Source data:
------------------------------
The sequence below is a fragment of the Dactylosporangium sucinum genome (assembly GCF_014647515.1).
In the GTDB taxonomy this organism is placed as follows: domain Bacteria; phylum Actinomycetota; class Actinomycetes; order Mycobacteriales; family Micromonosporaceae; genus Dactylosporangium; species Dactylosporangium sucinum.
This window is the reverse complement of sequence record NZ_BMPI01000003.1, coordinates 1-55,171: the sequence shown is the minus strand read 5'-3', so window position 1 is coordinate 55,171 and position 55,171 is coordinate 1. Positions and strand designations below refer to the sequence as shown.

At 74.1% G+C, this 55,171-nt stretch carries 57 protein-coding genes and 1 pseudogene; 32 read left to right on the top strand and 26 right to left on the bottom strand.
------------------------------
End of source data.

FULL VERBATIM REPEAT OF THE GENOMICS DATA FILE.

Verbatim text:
The sequence below is a fragment of the Dactylosporangium sucinum genome (assembly GCF_014647515.1).
In the GTDB taxonomy this organism is placed as follows: domain Bacteria; phylum Actinomycetota; class Actinomycetes; order Mycobacteriales; family Micromonosporaceae; genus Dactylosporangium; species Dactylosporangium sucinum.
This window is the reverse complement of sequence record NZ_BMPI01000003.1, coordinates 1-55,171: the sequence shown is the minus strand read 5'-3', so window position 1 is coordinate 55,171 and position 55,171 is coordinate 1. Positions and strand designations below refer to the sequence as shown.

At 74.1% G+C, this 55,171-nt stretch carries 57 protein-coding genes and 1 pseudogene; 32 read left to right on the top strand and 26 right to left on the bottom strand.